Federal judge: Kentucky photographer can continue to refuse same-sex weddings while she challenges city’s nondiscrimination law

by | Sep 3, 2020

Wedding photographer Chelsey Nelson objects to making her service available to same-sex couples. Because her religious refusal runs afoul of Louisville‘s Fairness Ordinance, which prohibits businesses that are open to the public from discriminating on the basis of sexual orientation or gender identity, she is seeking an injunction barring the city from enforcing it against her. She is also asking a federal court for a declaration that enforcement would violate her rights under the state law and the First Amendment. In a ruling issued last month, the court granted her injunction while allowing her First Amendment claims to proceed.

 The court did not specifically address Nelson’s religious freedom arguments under the Free Exercise Clause, Establishment Clause or RFRA claims, after finding that her free speech claims were sufficient to issue an injunction and allow the claims to proceed.  Because her work – which involves taking and editing photos at a wedding and writing stories about it on her blog – is expressive speech, the court ruled, it is protected by the First Amendment in a way that other wedding vendors may not be.

Here is an excerpt from the opinion:

The Court need not declare that all photography, always and anywhere, is speech… But photography is speech when the photographer’s artistic talents are combined to tell a story about the beauty and joy of marriage….

The meaning of her photos is open to interpretation. But through them, she – unlike many wedding vendors – tells a story. And storytelling is speech.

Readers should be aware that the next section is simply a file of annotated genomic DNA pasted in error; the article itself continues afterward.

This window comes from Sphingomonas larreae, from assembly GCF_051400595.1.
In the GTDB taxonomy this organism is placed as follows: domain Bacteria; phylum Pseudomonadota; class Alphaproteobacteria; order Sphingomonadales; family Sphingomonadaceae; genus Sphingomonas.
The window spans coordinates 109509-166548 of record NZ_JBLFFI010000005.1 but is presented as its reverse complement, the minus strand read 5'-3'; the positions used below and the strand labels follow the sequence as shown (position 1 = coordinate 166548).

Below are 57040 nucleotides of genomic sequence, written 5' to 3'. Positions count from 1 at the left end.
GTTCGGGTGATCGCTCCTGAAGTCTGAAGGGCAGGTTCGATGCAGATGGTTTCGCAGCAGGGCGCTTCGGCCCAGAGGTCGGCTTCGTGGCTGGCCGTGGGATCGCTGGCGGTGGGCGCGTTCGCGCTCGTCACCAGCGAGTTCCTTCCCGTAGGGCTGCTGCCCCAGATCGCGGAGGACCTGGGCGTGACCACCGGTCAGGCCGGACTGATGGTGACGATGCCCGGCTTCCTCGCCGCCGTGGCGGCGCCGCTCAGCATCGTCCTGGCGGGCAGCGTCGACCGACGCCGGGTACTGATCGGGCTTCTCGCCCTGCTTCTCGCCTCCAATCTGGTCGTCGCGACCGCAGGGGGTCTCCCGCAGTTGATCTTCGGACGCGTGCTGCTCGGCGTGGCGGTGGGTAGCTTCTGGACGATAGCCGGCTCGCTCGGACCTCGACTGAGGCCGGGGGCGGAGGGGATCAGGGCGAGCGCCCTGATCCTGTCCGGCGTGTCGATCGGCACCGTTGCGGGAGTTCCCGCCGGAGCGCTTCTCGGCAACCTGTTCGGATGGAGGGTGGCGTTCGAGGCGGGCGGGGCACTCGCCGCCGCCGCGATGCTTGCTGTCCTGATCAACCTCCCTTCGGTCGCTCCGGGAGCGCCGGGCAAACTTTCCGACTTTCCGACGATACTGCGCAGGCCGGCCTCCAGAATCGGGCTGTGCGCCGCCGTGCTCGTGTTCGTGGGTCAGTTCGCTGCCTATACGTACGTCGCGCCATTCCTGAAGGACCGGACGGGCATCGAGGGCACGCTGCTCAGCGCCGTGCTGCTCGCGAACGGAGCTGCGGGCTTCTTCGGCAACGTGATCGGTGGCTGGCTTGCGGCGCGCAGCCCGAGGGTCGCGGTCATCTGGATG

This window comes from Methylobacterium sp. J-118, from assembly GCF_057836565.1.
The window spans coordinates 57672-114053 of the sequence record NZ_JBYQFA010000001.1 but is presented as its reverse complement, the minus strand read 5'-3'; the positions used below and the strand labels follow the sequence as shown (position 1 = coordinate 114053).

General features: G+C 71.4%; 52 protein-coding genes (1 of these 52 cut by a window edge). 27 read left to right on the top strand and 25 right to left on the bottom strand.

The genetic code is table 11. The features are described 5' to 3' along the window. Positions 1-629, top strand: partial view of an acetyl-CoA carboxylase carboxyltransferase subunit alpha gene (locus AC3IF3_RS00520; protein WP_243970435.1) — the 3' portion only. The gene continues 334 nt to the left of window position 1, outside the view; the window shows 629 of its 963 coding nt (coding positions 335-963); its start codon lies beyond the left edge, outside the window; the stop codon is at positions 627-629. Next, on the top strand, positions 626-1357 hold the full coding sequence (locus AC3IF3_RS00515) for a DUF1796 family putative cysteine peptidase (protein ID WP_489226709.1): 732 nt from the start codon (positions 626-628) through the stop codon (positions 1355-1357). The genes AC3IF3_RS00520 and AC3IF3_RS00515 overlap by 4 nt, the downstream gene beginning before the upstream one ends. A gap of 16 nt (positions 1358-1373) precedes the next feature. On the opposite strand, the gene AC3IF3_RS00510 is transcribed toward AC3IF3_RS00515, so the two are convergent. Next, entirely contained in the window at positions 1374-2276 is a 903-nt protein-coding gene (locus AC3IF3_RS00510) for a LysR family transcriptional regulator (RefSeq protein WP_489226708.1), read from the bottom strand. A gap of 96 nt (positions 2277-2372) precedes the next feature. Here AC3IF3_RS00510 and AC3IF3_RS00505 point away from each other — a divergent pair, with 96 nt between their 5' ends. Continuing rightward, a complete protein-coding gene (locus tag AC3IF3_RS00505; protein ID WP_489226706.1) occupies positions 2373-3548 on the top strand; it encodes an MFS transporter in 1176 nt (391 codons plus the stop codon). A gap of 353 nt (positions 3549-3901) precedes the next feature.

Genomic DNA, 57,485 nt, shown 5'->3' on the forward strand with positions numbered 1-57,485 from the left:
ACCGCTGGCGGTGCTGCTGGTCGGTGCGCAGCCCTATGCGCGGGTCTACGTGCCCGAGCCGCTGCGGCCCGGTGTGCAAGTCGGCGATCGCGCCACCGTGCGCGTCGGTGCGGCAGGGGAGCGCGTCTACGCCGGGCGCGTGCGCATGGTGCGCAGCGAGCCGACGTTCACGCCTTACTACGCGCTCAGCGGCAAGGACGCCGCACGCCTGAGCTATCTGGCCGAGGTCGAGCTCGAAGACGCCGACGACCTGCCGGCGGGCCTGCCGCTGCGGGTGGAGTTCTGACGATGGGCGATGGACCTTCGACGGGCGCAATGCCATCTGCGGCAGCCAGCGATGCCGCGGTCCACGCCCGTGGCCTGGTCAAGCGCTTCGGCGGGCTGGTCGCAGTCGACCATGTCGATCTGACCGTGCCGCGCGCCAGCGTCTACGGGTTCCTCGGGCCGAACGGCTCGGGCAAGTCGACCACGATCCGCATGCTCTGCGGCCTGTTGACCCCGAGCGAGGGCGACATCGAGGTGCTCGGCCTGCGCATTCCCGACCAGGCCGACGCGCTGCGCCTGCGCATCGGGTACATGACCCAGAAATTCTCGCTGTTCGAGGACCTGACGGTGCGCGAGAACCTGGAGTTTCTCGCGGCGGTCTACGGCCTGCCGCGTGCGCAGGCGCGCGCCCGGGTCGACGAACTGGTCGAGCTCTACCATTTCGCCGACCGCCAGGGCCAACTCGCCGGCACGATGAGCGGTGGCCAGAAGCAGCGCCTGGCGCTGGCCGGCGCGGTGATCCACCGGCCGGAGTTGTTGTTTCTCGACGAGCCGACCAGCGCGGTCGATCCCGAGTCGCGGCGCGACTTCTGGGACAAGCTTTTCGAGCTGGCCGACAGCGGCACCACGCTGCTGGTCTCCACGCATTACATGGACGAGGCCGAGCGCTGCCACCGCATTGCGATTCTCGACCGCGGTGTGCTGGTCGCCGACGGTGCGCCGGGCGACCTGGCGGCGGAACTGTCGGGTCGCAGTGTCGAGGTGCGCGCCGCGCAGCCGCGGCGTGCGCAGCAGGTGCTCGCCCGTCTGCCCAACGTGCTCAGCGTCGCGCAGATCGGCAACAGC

The court went on to emphasize, however, that the ruling is “not a license to discriminate”:

To be clear, most applications of antidiscrimination laws – including Louisville’s Fairness Ordinance – are constitutional… In Louisville, since 1999 and still today, Marriott cannot refuse a room to a same-sex couple. McDonald’s cannot deny a man dinner simply because he is gay. Neither an empty hotel room, nor a Big Mac, is speech. …


Millions of gay and lesbian Americans have worked hard for many decades to achieve equal treatment in fact and in law. Our nation is better because of it. But their progress depended on the First Amendment’s protection of expressive conduct … . Now is no time to weaken that protection.

In a similar case, the Arizona Supreme Court ruled last year that the city of Phoenix is barred from enforcing a nondiscrimination law against business owners who refused to create custom wedding invitations for same-sex wedding ceremonies. The 8th U.S. Circuit Court of Appeals similarly held that wedding videos are a protected form of speech, and allowed a lawsuit brought by videographers in Minnesota to proceed.